There were 1,982 medically assisted deaths in the one-year period after it became legal in June 2016, and another 167 in Quebec since it was legalized in that province in December 2015, according to the report released Friday.
Health Canada said the number of assisted deaths has been rising, with 803 assisted deaths reported in the first six months after it became legal compared to 1,179 deaths that occurred in the following six months from January to June 2017.
This represents a 47 per cent increase, according to the report, but accounts for less than one per cent of all deaths in Canada.
“Cancer was the most frequently cited underlying medical condition associated with an assisted death, representing approximately 63 per cent of all assisted dying cases among reporting jurisdictions,” the report said.
This is consistent with other jurisdictions around the world that allow some form of assisted dying, including Oregon (72 per cent), Belgium (69 per cent) and the Netherlands (71 per cent.)
Other findings from Health Canada’s second interim report on medically assisted deaths include that the average patient was 73 when they died, and there have been five total self-administered deaths (assisted suicide) since becoming legal.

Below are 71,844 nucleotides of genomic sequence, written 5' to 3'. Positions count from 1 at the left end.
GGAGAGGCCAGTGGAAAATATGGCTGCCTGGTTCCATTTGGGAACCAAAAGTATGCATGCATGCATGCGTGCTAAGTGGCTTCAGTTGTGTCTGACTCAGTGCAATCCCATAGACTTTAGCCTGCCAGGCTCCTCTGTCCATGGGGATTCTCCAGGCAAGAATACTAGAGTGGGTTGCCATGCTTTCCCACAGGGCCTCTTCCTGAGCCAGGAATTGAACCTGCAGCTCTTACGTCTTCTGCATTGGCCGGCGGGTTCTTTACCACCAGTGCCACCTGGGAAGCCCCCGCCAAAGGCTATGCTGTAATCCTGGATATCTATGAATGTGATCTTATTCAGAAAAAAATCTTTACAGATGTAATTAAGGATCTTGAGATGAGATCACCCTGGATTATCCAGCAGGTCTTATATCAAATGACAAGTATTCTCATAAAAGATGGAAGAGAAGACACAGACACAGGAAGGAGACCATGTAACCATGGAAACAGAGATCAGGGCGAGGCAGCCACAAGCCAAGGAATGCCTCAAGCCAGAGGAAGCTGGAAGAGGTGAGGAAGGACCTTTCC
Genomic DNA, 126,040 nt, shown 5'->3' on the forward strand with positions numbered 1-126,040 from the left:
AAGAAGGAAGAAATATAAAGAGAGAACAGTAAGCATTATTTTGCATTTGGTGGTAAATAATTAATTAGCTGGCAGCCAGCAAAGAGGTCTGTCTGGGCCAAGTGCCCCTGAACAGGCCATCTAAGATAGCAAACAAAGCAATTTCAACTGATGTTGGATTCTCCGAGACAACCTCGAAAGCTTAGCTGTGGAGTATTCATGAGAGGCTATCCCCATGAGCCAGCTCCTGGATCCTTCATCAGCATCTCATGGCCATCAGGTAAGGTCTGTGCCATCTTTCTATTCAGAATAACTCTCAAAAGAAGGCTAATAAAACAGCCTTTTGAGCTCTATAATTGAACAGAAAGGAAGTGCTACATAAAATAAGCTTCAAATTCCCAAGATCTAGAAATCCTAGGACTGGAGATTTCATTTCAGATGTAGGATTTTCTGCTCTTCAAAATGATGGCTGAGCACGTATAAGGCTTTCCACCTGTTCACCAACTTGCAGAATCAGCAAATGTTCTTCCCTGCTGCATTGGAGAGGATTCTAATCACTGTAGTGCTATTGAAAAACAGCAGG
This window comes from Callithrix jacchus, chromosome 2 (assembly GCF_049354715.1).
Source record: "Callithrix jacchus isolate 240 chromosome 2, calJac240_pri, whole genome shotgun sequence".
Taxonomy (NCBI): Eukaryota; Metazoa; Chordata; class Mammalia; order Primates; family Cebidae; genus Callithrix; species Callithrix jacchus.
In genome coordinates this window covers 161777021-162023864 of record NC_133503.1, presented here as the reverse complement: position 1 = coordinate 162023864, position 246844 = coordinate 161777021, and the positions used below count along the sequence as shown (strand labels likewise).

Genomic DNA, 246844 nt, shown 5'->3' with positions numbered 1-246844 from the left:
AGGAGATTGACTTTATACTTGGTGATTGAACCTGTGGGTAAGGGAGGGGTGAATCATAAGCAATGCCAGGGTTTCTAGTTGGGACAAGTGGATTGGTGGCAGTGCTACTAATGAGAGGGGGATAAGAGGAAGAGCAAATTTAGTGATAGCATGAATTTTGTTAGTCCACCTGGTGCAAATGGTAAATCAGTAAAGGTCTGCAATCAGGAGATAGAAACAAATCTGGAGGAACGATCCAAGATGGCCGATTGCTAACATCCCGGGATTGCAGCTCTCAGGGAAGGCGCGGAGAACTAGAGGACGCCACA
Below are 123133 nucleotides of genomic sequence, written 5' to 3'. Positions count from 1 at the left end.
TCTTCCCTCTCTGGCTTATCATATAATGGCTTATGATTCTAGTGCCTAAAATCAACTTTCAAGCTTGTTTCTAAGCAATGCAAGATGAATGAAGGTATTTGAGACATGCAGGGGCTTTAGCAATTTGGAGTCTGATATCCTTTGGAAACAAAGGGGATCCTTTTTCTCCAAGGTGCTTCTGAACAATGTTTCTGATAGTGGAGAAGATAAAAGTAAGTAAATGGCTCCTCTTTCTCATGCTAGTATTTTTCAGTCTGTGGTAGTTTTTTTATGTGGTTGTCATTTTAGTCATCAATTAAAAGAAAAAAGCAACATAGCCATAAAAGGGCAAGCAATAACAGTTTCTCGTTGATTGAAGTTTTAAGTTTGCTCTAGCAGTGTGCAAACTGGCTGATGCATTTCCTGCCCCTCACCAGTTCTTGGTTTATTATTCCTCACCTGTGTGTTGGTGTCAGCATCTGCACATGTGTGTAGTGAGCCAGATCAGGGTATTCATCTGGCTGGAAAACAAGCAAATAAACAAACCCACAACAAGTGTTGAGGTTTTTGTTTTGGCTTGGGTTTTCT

And while the majority of cases, 150, involved people aged 56 to 85, there were 18 cases of people aged 18 to 45.
The report also noted a small increase in people choosing to end their lives at home rather than in hospital.
“Between January 1 and June 30, 2017, approximately 42 per cent of all cases of assisted dying took place in hospital, as compared to 50 per cent in the first six months that the legislation was implemented,” the report found. “It is still too early to determine whether this is the beginning of a longer-term shift attributable to improved system integration and policies designed to facilitate home-based assisted death.”
The health agency said that more changes are expected as laws around assisted death have been clarified or expanded.
“It is expected that how services are organized, delivered and monitored will continue to evolve as data becomes more available and jurisdictions are able to evaluate existing policies and service delivery models,” the report said.